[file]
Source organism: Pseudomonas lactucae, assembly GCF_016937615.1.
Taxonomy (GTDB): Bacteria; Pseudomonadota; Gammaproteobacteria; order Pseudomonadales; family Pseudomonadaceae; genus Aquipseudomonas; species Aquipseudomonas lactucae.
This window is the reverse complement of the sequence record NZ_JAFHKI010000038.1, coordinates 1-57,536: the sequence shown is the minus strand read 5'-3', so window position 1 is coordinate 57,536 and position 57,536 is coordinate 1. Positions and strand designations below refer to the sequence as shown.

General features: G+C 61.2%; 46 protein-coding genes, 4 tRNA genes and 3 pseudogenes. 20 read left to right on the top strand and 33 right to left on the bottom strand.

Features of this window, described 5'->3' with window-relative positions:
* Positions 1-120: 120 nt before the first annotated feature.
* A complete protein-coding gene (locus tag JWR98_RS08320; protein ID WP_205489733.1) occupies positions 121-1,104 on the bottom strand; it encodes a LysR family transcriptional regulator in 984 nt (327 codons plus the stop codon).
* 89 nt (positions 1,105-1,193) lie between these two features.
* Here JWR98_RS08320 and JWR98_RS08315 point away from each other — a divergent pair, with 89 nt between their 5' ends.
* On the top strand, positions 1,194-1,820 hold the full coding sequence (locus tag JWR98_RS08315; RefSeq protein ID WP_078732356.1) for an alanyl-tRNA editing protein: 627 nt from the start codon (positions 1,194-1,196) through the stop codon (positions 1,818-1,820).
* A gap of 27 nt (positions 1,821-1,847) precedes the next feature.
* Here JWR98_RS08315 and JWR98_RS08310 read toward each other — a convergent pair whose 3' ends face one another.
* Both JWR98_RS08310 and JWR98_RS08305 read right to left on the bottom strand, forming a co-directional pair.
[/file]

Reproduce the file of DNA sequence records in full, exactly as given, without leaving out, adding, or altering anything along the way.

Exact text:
Source organism: Pseudomonas lactucae, assembly GCF_016937615.1.
Taxonomy (GTDB): Bacteria; Pseudomonadota; Gammaproteobacteria; order Pseudomonadales; family Pseudomonadaceae; genus Aquipseudomonas; species Aquipseudomonas lactucae.
This window is the reverse complement of the sequence record NZ_JAFHKI010000038.1, coordinates 1-57,536: the sequence shown is the minus strand read 5'-3', so window position 1 is coordinate 57,536 and position 57,536 is coordinate 1. Positions and strand designations below refer to the sequence as shown.

General features: G+C 61.2%; 46 protein-coding genes, 4 tRNA genes and 3 pseudogenes. 20 read left to right on the top strand and 33 right to left on the bottom strand.

Features of this window, described 5'->3' with window-relative positions:
* Positions 1-120: 120 nt before the first annotated feature.
* A complete protein-coding gene (locus tag JWR98_RS08320; protein ID WP_205489733.1) occupies positions 121-1,104 on the bottom strand; it encodes a LysR family transcriptional regulator in 984 nt (327 codons plus the stop codon).
* 89 nt (positions 1,105-1,193) lie between these two features.
* Here JWR98_RS08320 and JWR98_RS08315 point away from each other — a divergent pair, with 89 nt between their 5' ends.
* On the top strand, positions 1,194-1,820 hold the full coding sequence (locus tag JWR98_RS08315; RefSeq protein ID WP_078732356.1) for an alanyl-tRNA editing protein: 627 nt from the start codon (positions 1,194-1,196) through the stop codon (positions 1,818-1,820).
* A gap of 27 nt (positions 1,821-1,847) precedes the next feature.
* Here JWR98_RS08315 and JWR98_RS08310 read toward each other — a convergent pair whose 3' ends face one another.
* Both JWR98_RS08310 and JWR98_RS08305 read right to left on the bottom strand, forming a co-directional pair.